Blog | Henry's story

Henry Lifesaver

7-year-old Henry Hersey enjoyed learning First Aid at Beavers. He has the Activity Badge sewn onto his jumper as a reminder - and as well as being fun, the skills stuck. Henry’s exceptional calmness and bravery in a medical emergency earned him the prestigious Lieutenant Commander Henry Bruce Young Person’s Award, and saved the life of a stranger.

‘It was after school, on a Tuesday, with my daddy and my little sister Anna,’ Henry explains. They were walking home on a windy afternoon when Henry asked his dad if he could hear a noise. ‘Someone was saying, “Help me, help me”,’ Henry’s dad, Will, says, picking up the story. ‘We found a little gap in the fence to look through, and then we found Sylvie,’ Henry continues. 

They discovered 90-year-old Sylvia Downer in her garden, injured and unable to get up. She’d gone to let out her dog, and a gust of wind had pulled the door out of her hands, toppling her onto the concrete. Her lunch was boiling dry on the stove, and her slippers were still at the back door. She had been calling for help for over three hours.


‘When we went into the house she looked absolutely hurt,’ Henry says. ‘We just knew that we had to help her.’ While they waited for an ambulance, Henry sat with Sylvie, stroking her hand and keeping her calm. ‘I knew how to help because I remembered it from Beavers,’ he explains. ‘If I hadn’t had my badge, I might have done something wrong.’

Sylvie was beginning to look better, until she suffered what they later discovered was a stroke, and fell from her chair, causing a gruesome head wound. Despite the stress of the situation, Henry stayed with Sylvie. ‘I think having us with her made her feel better because she had been there for hours calling for help, and no one came except us. It was only us that saved her,’ he says.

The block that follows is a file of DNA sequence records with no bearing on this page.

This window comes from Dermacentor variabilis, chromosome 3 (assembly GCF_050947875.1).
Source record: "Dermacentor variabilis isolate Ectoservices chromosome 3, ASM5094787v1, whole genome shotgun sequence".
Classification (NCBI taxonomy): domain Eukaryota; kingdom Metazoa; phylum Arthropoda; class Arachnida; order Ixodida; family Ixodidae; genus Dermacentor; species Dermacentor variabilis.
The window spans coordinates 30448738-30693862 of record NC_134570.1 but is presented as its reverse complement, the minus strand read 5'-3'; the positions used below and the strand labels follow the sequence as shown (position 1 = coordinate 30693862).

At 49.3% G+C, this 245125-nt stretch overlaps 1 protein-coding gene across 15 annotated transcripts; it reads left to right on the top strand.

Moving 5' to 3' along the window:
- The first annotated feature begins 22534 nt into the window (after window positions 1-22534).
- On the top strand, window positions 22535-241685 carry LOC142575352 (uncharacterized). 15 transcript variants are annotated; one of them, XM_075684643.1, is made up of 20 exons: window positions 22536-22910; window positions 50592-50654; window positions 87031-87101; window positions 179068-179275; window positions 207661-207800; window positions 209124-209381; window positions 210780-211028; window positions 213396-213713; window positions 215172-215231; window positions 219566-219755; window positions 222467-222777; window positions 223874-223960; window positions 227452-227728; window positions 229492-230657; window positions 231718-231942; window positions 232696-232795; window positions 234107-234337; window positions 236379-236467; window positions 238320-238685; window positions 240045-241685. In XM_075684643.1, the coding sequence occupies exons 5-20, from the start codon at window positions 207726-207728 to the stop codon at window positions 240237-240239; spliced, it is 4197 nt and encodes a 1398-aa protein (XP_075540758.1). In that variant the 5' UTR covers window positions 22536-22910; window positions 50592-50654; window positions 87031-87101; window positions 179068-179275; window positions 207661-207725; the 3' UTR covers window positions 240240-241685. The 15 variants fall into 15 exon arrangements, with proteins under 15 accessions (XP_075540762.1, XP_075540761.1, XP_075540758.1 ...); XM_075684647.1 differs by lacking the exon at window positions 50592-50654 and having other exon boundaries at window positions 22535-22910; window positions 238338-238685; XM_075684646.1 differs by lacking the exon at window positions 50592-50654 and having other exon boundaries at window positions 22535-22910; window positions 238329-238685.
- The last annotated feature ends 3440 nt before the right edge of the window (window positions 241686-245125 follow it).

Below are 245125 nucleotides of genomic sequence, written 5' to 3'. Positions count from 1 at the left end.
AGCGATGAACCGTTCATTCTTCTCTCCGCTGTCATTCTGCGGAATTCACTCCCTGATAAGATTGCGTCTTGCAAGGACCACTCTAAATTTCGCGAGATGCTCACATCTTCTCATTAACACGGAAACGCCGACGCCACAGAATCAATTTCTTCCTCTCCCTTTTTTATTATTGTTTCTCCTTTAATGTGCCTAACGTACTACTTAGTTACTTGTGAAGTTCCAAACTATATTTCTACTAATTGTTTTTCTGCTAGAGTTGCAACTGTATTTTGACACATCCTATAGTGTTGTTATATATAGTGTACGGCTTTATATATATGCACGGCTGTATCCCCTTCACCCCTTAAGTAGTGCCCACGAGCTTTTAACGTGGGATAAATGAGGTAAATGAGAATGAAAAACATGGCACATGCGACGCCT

With the ambulance immanent, Henry was given the job of signalling the paramedics. ‘I had to go out to the front of the house and look. The car was big, yellow and dark green, so I knew that was the one. I did a waving signal and then I opened the gate and let them into the house.’

The paramedics took Sylvie to hospital, where she stayed for a month before being allowed home. The family knocked on her door one afternoon when she was back. ‘She opened the door and said, “It’s you, isn’t it.” She remembered Henry and his sister: it was a lovely moment,’ Will recalls.

‘She told us how proud she was of the children, and how she’d been telling all the doctors and nurses that, out of a horrible situation, her one abiding memory was of the two of them carrying a huge chair for her to sit in. It was taller than Henry!’ ‘Twice the size!’ Henry says, exuberantly.


‘After we left, I took Henry and Anna by the hand and told them that I was incredibly proud,’ Will says earnestly. ‘They handled it so well.’ Will is rightfully proud of how his children reacted, staying calm and doing their best to be kind and helpful in a frightening situation.

‘I went through Scouts myself, and I wanted them to have that same experience. I think Scouting gives you the moral values and tools you’ll need for life. The learning methods stick.’ Will looks over towards his son. ‘If it wasn’t for Scouting, Henry wouldn’t be the fine, upstanding little boy he is – and long may it continue.’ 

This story was originally printed in the December 2016 Issue of Scouting Magazine, which you can download as a PDF or read online.

Back to articles list

Most read